The present invention may be utilized in a serialization and deserialization process such as depicted by
The present invention is related to the subject matter of U.S. Pat. No. 6,292,933 issued to Peter C. Bahrs et al. on Sep. 18, 2001, which is hereby incorporated by reference.
It is important to note that while the present invention has been described in the context of a fully functioning data processing system, those of ordinary skill in the art will appreciate that the processes of the present invention are capable of being distributed in the form of a computer readable medium of instructions and a variety of forms and that the present invention applies equally regardless of the particular type of signal bearing media actually used to carry out the distribution. Examples of computer readable media include recordable-type media such a floppy disc, a hard disk drive, a RAM, and CD-ROMs and transmission-type media such as digital and analog communications links.
The description of the present invention has been presented for purposes of illustration and description, but is not intended to be exhaustive or limited to the invention in the form disclosed. Many modifications and variations will be apparent to those of ordinary skill in the art. For example, although the depicted architectural pattern is illustrated in a Java programming environment, the architectural pattern of the present invention may be applied to other types of programming environments. For example, VisualBasic, C++ and Smalltalk are other programming environments in which the processes of the present invention may be applied. In addition, the description of the classes along with the variables, constructors, and methods are provided for purposes of illustration only. Classes, variables, constructors, and methods may vary depending on the particular implementation. Illustration of these classes, variables, constructors are for illustrative purposes and not intended to limit the architectural pattern of the present invention. The embodiment was chosen and described in order to best explain the principles of the invention, the practical application, and to enable others of ordinary skill in the art to understand the invention for various embodiments with various modifications as are suited to the particular use contemplated.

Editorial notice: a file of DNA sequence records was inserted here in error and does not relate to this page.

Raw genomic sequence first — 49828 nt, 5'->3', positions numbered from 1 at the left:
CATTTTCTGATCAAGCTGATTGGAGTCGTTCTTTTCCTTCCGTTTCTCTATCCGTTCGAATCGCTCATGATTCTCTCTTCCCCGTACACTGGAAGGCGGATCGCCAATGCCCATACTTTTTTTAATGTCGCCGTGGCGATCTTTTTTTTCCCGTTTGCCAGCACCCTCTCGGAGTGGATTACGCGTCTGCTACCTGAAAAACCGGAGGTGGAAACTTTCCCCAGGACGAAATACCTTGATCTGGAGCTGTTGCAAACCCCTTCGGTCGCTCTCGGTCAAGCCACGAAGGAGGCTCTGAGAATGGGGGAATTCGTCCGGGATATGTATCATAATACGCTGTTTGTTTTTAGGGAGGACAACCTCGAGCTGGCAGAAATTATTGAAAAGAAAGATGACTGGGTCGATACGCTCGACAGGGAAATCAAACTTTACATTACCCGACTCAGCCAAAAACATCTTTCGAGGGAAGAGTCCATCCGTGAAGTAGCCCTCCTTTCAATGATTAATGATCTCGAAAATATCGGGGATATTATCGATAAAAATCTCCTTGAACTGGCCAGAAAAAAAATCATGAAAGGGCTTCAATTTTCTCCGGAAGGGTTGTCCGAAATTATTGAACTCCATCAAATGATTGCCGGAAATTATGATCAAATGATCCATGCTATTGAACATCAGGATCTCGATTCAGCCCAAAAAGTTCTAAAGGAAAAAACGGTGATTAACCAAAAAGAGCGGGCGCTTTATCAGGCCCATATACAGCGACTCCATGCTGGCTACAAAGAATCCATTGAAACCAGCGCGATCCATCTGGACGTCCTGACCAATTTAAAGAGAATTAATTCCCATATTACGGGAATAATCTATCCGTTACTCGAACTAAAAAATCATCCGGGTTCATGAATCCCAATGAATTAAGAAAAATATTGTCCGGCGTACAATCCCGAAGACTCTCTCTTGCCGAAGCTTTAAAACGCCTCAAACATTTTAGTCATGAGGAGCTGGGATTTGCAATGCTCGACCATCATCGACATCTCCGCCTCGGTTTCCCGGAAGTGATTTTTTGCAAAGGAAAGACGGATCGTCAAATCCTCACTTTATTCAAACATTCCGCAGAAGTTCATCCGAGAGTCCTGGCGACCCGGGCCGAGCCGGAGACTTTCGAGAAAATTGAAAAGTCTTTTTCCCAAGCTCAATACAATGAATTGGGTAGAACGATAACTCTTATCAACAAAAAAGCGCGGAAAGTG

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|Citing Patent||Filing date||Publication date||Applicant||Title|
|US8327323 *||Dec 8, 2008||Dec 4, 2012||International Business Machines Corporation||Automatic copying by ancestor in object-oriented languages|
|US8572223||Jul 20, 2006||Oct 29, 2013||Charles Schwab & Co., Inc.||System and method for utilizing event templates in an event manager to execute application services|
|US20100146482 *||Dec 8, 2008||Jun 10, 2010||International Business Machines Corporation||Automatic copying by ancestor in object-oriented languages|
|U.S. Classification||717/116, 717/108|
|Jan 9, 2002||AS||Assignment|